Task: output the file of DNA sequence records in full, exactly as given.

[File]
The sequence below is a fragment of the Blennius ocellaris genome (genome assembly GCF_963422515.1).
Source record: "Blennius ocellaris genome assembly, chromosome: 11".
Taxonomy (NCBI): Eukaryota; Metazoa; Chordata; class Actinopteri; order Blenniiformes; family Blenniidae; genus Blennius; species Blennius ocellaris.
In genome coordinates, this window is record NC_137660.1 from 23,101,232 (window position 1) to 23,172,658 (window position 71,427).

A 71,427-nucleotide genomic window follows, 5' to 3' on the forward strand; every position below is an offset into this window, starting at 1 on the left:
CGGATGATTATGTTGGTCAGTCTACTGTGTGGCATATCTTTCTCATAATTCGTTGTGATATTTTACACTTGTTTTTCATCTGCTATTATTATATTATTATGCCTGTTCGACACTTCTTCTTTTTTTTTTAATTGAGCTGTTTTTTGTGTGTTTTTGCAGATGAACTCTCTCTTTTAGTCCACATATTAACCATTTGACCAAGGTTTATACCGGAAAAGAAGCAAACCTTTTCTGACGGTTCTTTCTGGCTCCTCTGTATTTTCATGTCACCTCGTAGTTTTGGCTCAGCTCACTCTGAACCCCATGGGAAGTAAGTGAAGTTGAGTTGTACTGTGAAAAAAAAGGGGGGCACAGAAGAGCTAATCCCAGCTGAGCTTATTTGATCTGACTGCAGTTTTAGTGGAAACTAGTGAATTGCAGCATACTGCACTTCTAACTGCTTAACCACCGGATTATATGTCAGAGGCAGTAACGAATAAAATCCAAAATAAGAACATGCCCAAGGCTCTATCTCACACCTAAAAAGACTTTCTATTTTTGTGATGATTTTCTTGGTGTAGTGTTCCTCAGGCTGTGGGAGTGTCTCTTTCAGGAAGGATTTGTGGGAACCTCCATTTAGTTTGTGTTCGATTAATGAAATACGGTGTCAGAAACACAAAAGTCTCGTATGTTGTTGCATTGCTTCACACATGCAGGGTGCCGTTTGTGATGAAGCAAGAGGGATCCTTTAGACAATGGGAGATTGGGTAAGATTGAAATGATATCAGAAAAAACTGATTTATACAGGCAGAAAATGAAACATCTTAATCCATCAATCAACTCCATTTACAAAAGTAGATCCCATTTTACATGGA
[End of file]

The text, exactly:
The sequence below is a fragment of the Blennius ocellaris genome (genome assembly GCF_963422515.1).
Source record: "Blennius ocellaris genome assembly, chromosome: 11".
Taxonomy (NCBI): Eukaryota; Metazoa; Chordata; class Actinopteri; order Blenniiformes; family Blenniidae; genus Blennius; species Blennius ocellaris.
In genome coordinates, this window is record NC_137660.1 from 23,101,232 (window position 1) to 23,172,658 (window position 71,427).

A 71,427-nucleotide genomic window follows, 5' to 3' on the forward strand; every position below is an offset into this window, starting at 1 on the left:
CGGATGATTATGTTGGTCAGTCTACTGTGTGGCATATCTTTCTCATAATTCGTTGTGATATTTTACACTTGTTTTTCATCTGCTATTATTATATTATTATGCCTGTTCGACACTTCTTCTTTTTTTTTTAATTGAGCTGTTTTTTGTGTGTTTTTGCAGATGAACTCTCTCTTTTAGTCCACATATTAACCATTTGACCAAGGTTTATACCGGAAAAGAAGCAAACCTTTTCTGACGGTTCTTTCTGGCTCCTCTGTATTTTCATGTCACCTCGTAGTTTTGGCTCAGCTCACTCTGAACCCCATGGGAAGTAAGTGAAGTTGAGTTGTACTGTGAAAAAAAAGGGGGGCACAGAAGAGCTAATCCCAGCTGAGCTTATTTGATCTGACTGCAGTTTTAGTGGAAACTAGTGAATTGCAGCATACTGCACTTCTAACTGCTTAACCACCGGATTATATGTCAGAGGCAGTAACGAATAAAATCCAAAATAAGAACATGCCCAAGGCTCTATCTCACACCTAAAAAGACTTTCTATTTTTGTGATGATTTTCTTGGTGTAGTGTTCCTCAGGCTGTGGGAGTGTCTCTTTCAGGAAGGATTTGTGGGAACCTCCATTTAGTTTGTGTTCGATTAATGAAATACGGTGTCAGAAACACAAAAGTCTCGTATGTTGTTGCATTGCTTCACACATGCAGGGTGCCGTTTGTGATGAAGCAAGAGGGATCCTTTAGACAATGGGAGATTGGGTAAGATTGAAATGATATCAGAAAAAACTGATTTATACAGGCAGAAAATGAAACATCTTAATCCATCAATCAACTCCATTTACAAAAGTAGATCCCATTTTACATGGA